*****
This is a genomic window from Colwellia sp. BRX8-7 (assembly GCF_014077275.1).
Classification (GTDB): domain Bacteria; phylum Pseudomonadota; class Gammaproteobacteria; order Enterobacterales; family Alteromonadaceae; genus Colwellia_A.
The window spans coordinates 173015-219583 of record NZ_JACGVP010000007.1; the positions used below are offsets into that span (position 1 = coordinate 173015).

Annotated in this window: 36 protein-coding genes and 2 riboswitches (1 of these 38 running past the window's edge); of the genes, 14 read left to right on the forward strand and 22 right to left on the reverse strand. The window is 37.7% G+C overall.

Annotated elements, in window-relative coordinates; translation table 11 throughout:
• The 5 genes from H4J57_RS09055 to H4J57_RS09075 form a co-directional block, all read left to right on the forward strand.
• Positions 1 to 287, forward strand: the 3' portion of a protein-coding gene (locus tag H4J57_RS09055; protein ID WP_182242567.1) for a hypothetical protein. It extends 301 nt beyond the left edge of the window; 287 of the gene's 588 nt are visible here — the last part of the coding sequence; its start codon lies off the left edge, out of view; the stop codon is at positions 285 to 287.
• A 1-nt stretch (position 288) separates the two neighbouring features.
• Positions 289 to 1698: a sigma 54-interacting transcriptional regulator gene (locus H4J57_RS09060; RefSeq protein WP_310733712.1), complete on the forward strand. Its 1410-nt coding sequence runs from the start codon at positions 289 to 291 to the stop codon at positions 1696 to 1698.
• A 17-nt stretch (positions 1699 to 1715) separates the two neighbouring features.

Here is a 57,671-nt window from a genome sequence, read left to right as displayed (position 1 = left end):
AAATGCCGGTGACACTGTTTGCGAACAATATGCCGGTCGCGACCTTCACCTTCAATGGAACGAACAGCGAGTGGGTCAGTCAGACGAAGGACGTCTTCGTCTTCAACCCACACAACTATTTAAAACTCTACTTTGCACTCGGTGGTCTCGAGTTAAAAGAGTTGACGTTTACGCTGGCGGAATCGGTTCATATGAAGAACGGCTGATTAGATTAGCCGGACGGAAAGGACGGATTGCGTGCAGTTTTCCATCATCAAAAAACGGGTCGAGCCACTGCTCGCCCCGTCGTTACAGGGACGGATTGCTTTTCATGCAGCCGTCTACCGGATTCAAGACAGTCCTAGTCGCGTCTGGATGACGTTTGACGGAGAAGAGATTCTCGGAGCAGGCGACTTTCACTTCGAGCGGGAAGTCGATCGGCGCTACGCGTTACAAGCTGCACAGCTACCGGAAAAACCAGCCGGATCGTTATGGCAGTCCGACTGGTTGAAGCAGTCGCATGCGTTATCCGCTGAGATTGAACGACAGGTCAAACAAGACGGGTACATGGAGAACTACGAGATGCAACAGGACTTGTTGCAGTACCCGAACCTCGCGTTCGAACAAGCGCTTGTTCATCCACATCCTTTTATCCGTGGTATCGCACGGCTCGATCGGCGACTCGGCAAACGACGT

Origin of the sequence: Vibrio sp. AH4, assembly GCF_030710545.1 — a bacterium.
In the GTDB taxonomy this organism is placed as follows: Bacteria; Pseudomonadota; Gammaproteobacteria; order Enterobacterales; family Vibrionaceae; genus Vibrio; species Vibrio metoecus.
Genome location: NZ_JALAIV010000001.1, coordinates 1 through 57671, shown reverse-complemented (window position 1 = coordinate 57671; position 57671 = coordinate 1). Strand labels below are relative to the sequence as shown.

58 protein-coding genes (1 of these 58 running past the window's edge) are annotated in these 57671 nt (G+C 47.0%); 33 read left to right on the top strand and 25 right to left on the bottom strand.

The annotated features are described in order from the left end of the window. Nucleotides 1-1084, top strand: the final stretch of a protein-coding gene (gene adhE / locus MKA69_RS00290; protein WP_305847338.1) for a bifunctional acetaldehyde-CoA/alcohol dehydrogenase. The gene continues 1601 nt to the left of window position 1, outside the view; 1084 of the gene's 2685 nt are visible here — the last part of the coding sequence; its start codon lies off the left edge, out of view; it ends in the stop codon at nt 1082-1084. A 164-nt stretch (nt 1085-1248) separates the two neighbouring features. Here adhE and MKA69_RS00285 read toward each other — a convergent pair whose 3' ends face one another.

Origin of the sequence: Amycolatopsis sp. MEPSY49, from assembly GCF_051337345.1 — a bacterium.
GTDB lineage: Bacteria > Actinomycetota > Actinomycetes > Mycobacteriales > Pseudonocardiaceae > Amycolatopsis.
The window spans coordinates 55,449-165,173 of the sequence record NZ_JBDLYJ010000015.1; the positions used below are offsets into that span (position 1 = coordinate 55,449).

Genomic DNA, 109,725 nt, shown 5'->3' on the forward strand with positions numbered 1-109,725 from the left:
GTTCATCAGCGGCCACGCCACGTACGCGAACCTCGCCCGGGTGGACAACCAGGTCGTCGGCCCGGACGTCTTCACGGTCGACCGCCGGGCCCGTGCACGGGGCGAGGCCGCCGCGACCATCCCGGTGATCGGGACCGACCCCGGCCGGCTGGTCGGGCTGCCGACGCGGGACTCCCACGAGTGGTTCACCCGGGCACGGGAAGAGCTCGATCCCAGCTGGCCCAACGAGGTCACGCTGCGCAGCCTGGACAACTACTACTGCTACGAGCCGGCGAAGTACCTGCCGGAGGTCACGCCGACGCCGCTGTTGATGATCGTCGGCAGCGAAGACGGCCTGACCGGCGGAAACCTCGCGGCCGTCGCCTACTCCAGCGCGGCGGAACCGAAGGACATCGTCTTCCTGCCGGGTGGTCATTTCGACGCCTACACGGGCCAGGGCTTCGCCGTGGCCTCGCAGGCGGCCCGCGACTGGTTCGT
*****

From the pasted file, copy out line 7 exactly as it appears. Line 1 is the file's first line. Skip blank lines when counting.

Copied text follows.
• Positions 1 to 287, forward strand: the 3' portion of a protein-coding gene (locus tag H4J57_RS09055; protein ID WP_182242567.1) for a hypothetical protein. It extends 301 nt beyond the left edge of the window; 287 of the gene's 588 nt are visible here — the last part of the coding sequence; its start codon lies off the left edge, out of view; the stop codon is at positions 285 to 287.